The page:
Methane maker: method gets to root of gas from rice paddies.
In Earth's atmosphere, natural and industrial greenhouse gases permit sunlight to reach the planet but block heat from escaping to space. Molecule for molecule, methane traps more than 20 times as much heat as carbon dioxide does, but methane is much less prevalent in the atmosphere than carbon dioxide is and so contributes less to the current problem. However, in the past 200 years, methane's atmospheric concentrations have doubled, outpacing increases in atmospheric carbon dioxide.
Microbes living in the oxygen-poor soils of rice paddies are responsible for as much as 25 percent of global methane emissions, says Ralf Conrad of the Max Planck Institute for Terrestrial Microbiology in Marburg, Germany. Those microorganisms produce methane as they consume dead plants and organic substances that ooze from the roots of live plants. The material that the microbes break down contains carbon atoms that the plants took up from carbon dioxide in the atmosphere. Conrad and Yahai Lu of China Agricultural University of Beijing took advantage of that carbon pathway in laboratory experiments designed to identify the methane producers.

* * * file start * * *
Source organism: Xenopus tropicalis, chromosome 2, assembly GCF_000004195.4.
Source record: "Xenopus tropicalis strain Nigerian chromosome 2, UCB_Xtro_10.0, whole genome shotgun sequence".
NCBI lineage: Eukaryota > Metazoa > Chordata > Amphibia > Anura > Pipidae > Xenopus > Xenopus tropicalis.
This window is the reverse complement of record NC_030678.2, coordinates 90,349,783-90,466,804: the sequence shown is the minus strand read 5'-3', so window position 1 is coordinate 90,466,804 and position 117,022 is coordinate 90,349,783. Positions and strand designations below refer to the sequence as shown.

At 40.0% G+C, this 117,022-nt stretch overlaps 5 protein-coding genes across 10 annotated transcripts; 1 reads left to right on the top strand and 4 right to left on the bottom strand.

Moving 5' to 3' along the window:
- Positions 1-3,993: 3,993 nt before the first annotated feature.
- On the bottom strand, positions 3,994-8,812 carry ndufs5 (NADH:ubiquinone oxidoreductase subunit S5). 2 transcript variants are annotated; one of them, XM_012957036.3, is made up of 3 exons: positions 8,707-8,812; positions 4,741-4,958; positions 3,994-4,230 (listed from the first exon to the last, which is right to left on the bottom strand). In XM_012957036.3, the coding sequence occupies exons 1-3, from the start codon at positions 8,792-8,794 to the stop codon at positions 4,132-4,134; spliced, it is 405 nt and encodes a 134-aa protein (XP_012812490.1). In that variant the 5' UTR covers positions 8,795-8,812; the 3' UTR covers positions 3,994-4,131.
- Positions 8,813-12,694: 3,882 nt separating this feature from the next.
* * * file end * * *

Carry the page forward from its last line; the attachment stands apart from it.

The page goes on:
Lu and Conrad sealed rice plants in airtight chambers that isolated the soil and roots from gases circulating around the leaves and steins. Seven times each day, the researchers exposed the upper plant to high concentrations of carbon dioxide enriched with atoms of the rare isotope carbon-13. After a week, the researchers found unusually large amounts of carbon-13 in the RNA of a group of microbes previously dubbed Rice Cluster I archaeans but normal amounts in other soil microbes. Scientists had previously observed carbon-13-rich methane emissions from soil within hours of rice-plant exposure to carbon dioxide tagged with carbon-13.
Although the team hasn't yet grown Rice Cluster I archaeans without other soil microbes, the new experiments indicate that Rice Cluster I species play an important role in methane production, the researchers say in the Aug. 12 Science.
Scientists don't know much about the Rice Cluster I group, says Jennifer Y. King, a bio-geochemist at the University of Minnesota in St. Paul. However, the new findings are "an important step to identify how plants influence methane emissions," she says.
Knowing which microbes in a rice paddy produce methane may enable scientists to develop ways to mitigate those emissions, says William S. Reeburgh, a geochemist at the University of California, Irvine. Future research on Rice Cluster I archaeans, Reeburgh says, may reveal practical ways to interfere with a paddy's methane production.
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|Title Annotation:||methane producing soil bacteria in rice paddies|
|Date:||Aug 13, 2005|
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